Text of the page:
The decision

Upper Tribunal
(Immigration and Asylum Chamber) Appeal Number: UI-2021-000716


Heard At Bradford
On 14 September 2022
Decision & Reasons Promulgated
On 20 October 2022




Secretary of State for the Home Department

(anonymity direction not given)

For the Appellant: Mr Diwnycz, Senior Home Office Presenting Officer
For the Respondent: Mr Moksud, Counsel

1. The SSHD has appealed against a decision of the First-tier Tribunal (‘FTT’) promulgated on 30 June 2021, allowing Mr Hine’s appeal on Article 8 grounds, against the SSHD’s decision dated 13 September 2018 making a deportation order against him and refusing his human rights claim.
2. There is no need for this decision to be anonymised. The mere fact that the FTT decision refers to minor children is not sufficient to displace the principle of open justice. This decision has been written so as to avoid mentioning details which might lead to children being identified – see Walile (deprivation: self-incrimination: anonymity) [2022] UKUT 00017 (IAC).
3. The relevant factual background is fully set out in the comprehensive and detailed decision of the FTT running to 26 pages.
4. The FTT found the appellant and all his witnesses to be credible and accepted the following: since leaving prison in August 2019 Mr Hines had turned his life around and the was maintaining flourishing relationships with his current partner, their child and his two stepchildren and it would be unduly harsh for them to remain in the UK on his deportation to Jamaica.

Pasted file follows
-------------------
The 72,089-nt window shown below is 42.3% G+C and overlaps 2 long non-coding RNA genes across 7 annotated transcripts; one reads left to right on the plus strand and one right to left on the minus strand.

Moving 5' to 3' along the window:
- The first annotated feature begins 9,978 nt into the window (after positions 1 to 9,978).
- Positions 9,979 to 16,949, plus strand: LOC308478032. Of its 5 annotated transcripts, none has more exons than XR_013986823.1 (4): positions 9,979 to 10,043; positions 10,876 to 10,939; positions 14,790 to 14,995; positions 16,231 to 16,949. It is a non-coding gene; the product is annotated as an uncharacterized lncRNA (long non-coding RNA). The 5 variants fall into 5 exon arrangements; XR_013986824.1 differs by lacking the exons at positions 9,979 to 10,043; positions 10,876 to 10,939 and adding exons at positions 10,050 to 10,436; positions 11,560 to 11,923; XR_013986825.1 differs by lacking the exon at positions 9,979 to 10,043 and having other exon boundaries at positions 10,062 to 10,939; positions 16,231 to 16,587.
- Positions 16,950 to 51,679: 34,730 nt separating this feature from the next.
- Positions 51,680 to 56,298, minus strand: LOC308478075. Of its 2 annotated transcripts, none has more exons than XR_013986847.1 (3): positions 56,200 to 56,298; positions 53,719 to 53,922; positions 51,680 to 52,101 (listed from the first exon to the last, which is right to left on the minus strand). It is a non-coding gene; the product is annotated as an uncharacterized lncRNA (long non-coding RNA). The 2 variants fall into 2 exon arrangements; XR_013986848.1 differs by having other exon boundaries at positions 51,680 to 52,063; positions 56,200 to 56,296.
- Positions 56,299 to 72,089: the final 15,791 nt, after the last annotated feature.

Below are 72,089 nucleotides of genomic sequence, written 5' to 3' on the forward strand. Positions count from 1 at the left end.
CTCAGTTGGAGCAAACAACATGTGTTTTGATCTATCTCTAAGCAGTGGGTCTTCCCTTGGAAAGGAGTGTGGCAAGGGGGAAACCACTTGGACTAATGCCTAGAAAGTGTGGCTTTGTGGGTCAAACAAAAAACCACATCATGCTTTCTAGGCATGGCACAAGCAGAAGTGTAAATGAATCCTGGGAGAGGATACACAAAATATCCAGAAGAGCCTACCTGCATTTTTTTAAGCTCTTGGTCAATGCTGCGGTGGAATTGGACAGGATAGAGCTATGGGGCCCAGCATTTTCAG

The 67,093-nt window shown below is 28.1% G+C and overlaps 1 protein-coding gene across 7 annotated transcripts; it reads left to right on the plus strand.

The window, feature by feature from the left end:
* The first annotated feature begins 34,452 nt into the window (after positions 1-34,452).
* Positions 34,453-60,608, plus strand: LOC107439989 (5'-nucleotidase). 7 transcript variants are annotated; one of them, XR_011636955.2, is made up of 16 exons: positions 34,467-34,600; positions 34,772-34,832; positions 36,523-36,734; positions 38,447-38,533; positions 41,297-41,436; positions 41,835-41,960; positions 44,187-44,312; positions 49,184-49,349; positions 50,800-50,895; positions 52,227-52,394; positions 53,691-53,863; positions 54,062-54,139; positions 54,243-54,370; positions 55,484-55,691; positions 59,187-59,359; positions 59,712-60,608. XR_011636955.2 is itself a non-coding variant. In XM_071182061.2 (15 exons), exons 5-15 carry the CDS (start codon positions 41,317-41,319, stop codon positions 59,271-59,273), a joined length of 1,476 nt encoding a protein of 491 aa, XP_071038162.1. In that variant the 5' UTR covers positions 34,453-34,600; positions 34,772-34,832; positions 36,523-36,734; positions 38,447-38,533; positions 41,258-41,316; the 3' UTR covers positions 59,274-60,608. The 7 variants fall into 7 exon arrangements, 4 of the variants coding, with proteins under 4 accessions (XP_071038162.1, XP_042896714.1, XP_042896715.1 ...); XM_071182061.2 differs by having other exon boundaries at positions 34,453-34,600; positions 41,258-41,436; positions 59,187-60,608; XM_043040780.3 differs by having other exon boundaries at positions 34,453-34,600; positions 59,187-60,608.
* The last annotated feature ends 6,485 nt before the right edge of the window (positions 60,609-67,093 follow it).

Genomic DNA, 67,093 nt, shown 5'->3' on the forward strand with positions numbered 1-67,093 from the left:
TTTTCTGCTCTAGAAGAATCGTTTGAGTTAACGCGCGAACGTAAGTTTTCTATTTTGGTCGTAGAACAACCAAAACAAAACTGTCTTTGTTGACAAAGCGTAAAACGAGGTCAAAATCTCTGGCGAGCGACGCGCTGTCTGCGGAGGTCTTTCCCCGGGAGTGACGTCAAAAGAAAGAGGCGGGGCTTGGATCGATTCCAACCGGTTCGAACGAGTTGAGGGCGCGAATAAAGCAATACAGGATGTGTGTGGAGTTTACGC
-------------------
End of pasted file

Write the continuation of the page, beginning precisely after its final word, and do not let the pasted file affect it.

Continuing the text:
Appeal to the Upper Tribunal (‘UT’)
5. Mr Diwnycz simply relied upon the written grounds of appeal and clarified that the single ground relied upon by the SSHD was that the FTT inadequately reasoned its conclusion that Mr Hines’ deportation would be unduly harsh on his current partner and her three children.
6. Mr Moksud submitted that the FTT applied the correct test and provided adequate reasons for its overall conclusion. He invited me to find that the SSHD merely disagreed with the FTT’s conclusions and the appeal should be dismissed.
7. Having heard from both parties I reserved my decision and now provide my reasons.
Error of law discussion
8. I have no hesitation in finding that the SSHD has not identified an error of law in the decision of the FTT. The SSHD clearly disagrees with the FTT’s assessment and evaluation of the facts but these do not contain an error of law – see the summary of the well-established judicial caution and restraint that must be applied when considering whether to set aside such an evaluation at [72] of HA (Iraq) v SSHD [2022] UKSC 22 (20 July 2022).
9. Mr Diwnycz entirely accepted that the FTT accurately directed itself to the correct legal principles, including the elevated ‘unduly harsh’ test – see [62], [70] and [71] of the FTT decision. That test has been recently clarified in HA (supra) as not involving a notional comparator baseline test but rather requiring an elevated threshold that applies the well-known ‘MK self-direction’ as follows: